Called "e;the King of Correspondents"e; Henry W. Nevinson (1856 - 1941) captured the political zeitgeist of the late nineteenth and early twentieth centuries in his journalism and his commentaries on key world events. The British journalist and war correspondent covered conflicts across Europe and Africa and wrote about the United States during a time of upheaval on the brink of the modern age. He observed the Siege of Ladysmith, the 1905 revolution in Russia, wars in Greece and South Africa and the tragedy at Gallipoli, shaping the understanding of world affairs at the time. Nevinson campaigned for social justice in Central Africa and India and was the first to report sympathetically on Germany's devastation after the First World War. In the 1920s he visited Palestine and Iraq and accompanied Ramsay Macdonald on the first visit of a British Prime Minister to an American President. Although courting the establishment, Nevinson cultivated controversy as a rebel. Yet he remained a highly respected journalist whose vivid reportage of events and witty portraits of political and artistic figures of the time made him an acute observer who wrote exquisite prose. Based on Nevinson's compelling diaries covering nearly 50 years, Angela John's powerful prose captures, for the first time, the story of this important and groundbreaking figure. Nevinson's life sheds new light on the construction of the world order in the last century, at the same time helping us to understand more clearly the changing role of the war correspondent in a media-dominant age. His observations on the Middle East, the Balkans, the Caucasus and the United States illuminate many of the conflicts which resonate in today's uncertain world.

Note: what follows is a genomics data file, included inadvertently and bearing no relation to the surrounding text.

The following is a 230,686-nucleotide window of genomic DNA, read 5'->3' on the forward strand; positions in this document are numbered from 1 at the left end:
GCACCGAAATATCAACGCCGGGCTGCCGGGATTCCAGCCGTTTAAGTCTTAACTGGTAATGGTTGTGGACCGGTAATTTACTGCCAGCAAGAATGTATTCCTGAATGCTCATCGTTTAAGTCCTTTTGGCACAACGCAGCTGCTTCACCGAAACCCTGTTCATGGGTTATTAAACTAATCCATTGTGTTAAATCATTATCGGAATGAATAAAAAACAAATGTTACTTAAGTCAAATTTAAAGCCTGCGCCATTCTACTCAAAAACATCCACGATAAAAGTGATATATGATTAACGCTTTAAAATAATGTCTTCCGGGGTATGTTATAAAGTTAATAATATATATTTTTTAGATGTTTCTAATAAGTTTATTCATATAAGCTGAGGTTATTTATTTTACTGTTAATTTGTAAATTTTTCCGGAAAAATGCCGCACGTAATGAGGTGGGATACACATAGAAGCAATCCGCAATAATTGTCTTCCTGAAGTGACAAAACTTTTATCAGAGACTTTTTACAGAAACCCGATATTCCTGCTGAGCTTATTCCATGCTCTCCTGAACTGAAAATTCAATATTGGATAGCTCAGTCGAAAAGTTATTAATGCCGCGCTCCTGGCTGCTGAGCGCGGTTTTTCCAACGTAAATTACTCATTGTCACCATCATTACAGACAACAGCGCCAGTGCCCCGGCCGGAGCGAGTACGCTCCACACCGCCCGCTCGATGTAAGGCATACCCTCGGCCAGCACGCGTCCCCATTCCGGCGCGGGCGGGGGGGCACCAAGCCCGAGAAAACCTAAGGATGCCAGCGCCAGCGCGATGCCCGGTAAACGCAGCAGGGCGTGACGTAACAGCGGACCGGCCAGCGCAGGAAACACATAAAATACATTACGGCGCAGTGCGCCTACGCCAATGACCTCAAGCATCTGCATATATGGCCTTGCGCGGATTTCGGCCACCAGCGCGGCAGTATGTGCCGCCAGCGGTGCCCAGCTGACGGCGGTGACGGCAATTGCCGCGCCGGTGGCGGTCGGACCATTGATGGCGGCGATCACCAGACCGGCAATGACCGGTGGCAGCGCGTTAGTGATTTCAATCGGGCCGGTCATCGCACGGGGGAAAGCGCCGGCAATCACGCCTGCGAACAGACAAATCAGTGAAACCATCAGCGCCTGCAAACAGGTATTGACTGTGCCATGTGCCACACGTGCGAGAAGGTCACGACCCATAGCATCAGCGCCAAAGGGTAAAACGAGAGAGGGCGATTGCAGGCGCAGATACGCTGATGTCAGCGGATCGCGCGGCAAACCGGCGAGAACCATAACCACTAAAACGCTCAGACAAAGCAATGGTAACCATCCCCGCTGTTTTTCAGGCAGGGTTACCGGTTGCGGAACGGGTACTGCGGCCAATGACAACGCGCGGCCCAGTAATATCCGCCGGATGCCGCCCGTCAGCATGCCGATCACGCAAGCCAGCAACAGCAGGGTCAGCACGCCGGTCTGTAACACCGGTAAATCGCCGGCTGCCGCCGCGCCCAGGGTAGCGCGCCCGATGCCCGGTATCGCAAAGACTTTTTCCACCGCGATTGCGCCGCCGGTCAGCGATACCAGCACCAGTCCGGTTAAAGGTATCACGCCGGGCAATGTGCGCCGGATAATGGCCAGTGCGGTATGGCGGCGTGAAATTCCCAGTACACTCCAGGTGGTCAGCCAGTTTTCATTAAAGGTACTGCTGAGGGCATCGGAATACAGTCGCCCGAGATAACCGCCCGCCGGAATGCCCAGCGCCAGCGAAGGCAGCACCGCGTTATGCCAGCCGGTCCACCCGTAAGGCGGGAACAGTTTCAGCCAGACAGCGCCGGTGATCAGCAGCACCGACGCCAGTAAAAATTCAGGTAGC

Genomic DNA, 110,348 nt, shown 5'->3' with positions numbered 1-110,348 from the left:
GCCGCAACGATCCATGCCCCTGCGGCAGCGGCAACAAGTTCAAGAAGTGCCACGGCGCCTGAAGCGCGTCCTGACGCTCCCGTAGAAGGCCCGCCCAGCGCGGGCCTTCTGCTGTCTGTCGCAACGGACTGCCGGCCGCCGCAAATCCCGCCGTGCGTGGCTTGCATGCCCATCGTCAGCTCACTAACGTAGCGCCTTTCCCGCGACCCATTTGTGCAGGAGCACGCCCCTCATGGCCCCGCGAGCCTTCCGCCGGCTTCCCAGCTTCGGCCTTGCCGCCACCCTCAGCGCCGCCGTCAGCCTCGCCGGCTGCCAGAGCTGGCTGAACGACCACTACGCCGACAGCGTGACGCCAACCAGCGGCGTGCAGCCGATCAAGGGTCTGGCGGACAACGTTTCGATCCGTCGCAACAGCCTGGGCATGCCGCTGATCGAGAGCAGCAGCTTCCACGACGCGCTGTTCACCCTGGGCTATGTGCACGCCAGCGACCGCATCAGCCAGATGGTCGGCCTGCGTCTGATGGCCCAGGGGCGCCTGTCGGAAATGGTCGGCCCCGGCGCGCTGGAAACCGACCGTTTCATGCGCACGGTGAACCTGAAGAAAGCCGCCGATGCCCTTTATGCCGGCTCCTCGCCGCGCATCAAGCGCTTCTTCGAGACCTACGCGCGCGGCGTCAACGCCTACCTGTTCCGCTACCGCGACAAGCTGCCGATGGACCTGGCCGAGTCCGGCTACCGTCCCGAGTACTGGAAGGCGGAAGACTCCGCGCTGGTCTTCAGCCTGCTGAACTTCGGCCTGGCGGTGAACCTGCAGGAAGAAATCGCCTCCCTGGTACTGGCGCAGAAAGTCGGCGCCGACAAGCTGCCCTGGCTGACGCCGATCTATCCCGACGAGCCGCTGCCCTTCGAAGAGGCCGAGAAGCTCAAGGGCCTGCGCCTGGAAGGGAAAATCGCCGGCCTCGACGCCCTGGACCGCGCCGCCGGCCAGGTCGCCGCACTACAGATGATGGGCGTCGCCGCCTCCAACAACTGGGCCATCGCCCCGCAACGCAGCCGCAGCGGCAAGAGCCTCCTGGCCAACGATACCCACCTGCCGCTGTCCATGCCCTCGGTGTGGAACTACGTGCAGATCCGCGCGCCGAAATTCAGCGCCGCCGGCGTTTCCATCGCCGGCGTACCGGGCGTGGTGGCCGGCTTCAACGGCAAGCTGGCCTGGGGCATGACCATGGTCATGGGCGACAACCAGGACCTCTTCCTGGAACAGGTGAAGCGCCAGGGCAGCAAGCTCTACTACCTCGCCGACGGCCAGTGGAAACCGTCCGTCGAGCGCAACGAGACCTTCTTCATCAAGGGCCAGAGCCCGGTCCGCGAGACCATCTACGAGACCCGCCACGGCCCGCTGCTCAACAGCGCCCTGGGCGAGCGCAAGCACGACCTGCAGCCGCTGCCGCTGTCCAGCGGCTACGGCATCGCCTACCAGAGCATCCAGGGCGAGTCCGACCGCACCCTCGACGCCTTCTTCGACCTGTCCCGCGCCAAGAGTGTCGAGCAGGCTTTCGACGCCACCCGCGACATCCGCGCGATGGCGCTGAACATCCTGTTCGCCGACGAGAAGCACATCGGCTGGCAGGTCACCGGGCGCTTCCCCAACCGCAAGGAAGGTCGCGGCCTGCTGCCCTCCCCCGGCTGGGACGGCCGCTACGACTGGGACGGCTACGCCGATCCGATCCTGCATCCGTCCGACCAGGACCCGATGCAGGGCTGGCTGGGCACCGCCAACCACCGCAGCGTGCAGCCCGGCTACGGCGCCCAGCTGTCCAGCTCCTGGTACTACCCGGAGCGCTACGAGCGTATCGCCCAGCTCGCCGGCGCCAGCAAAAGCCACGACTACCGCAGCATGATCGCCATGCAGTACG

War, Journalism and the Shaping of the Twentieth Century
The Life and Times of Henry W. Nevinson